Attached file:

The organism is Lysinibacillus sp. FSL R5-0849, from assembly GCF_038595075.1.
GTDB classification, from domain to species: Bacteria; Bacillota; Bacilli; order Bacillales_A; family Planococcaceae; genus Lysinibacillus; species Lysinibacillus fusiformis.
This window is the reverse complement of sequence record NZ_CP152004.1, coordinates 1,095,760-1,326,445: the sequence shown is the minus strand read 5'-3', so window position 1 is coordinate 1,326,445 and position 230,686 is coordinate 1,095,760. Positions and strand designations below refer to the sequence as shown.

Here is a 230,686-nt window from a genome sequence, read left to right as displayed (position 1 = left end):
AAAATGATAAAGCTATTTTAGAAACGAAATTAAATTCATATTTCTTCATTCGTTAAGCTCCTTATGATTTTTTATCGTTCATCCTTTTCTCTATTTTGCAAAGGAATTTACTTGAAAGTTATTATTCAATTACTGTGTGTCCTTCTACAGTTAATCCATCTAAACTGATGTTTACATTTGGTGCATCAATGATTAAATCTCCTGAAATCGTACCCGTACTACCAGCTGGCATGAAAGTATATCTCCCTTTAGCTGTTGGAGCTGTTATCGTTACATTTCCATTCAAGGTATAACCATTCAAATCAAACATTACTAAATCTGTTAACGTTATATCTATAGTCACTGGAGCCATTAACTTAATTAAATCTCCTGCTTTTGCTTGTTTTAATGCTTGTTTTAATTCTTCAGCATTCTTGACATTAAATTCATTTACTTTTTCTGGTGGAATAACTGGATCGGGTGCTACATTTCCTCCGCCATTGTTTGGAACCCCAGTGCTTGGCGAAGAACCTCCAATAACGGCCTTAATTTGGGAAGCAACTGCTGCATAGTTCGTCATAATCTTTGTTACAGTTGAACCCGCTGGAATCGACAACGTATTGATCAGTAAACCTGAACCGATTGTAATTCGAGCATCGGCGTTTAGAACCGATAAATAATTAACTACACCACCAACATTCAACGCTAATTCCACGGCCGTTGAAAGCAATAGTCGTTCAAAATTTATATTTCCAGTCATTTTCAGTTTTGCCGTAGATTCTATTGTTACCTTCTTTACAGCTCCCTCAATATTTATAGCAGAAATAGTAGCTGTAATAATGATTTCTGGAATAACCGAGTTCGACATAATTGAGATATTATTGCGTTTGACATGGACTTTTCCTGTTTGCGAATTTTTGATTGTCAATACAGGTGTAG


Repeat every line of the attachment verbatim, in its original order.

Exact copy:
The organism is Lysinibacillus sp. FSL R5-0849, from assembly GCF_038595075.1.
GTDB classification, from domain to species: Bacteria; Bacillota; Bacilli; order Bacillales_A; family Planococcaceae; genus Lysinibacillus; species Lysinibacillus fusiformis.
This window is the reverse complement of sequence record NZ_CP152004.1, coordinates 1,095,760-1,326,445: the sequence shown is the minus strand read 5'-3', so window position 1 is coordinate 1,326,445 and position 230,686 is coordinate 1,095,760. Positions and strand designations below refer to the sequence as shown.

Here is a 230,686-nt window from a genome sequence, read left to right as displayed (position 1 = left end):
AAAATGATAAAGCTATTTTAGAAACGAAATTAAATTCATATTTCTTCATTCGTTAAGCTCCTTATGATTTTTTATCGTTCATCCTTTTCTCTATTTTGCAAAGGAATTTACTTGAAAGTTATTATTCAATTACTGTGTGTCCTTCTACAGTTAATCCATCTAAACTGATGTTTACATTTGGTGCATCAATGATTAAATCTCCTGAAATCGTACCCGTACTACCAGCTGGCATGAAAGTATATCTCCCTTTAGCTGTTGGAGCTGTTATCGTTACATTTCCATTCAAGGTATAACCATTCAAATCAAACATTACTAAATCTGTTAACGTTATATCTATAGTCACTGGAGCCATTAACTTAATTAAATCTCCTGCTTTTGCTTGTTTTAATGCTTGTTTTAATTCTTCAGCATTCTTGACATTAAATTCATTTACTTTTTCTGGTGGAATAACTGGATCGGGTGCTACATTTCCTCCGCCATTGTTTGGAACCCCAGTGCTTGGCGAAGAACCTCCAATAACGGCCTTAATTTGGGAAGCAACTGCTGCATAGTTCGTCATAATCTTTGTTACAGTTGAACCCGCTGGAATCGACAACGTATTGATCAGTAAACCTGAACCGATTGTAATTCGAGCATCGGCGTTTAGAACCGATAAATAATTAACTACACCACCAACATTCAACGCTAATTCCACGGCCGTTGAAAGCAATAGTCGTTCAAAATTTATATTTCCAGTCATTTTCAGTTTTGCCGTAGATTCTATTGTTACCTTCTTTACAGCTCCCTCAATATTTATAGCAGAAATAGTAGCTGTAATAATGATTTCTGGAATAACCGAGTTCGACATAATTGAGATATTATTGCGTTTGACATGGACTTTTCCTGTTTGCGAATTTTTGATTGTCAATACAGGTGTAG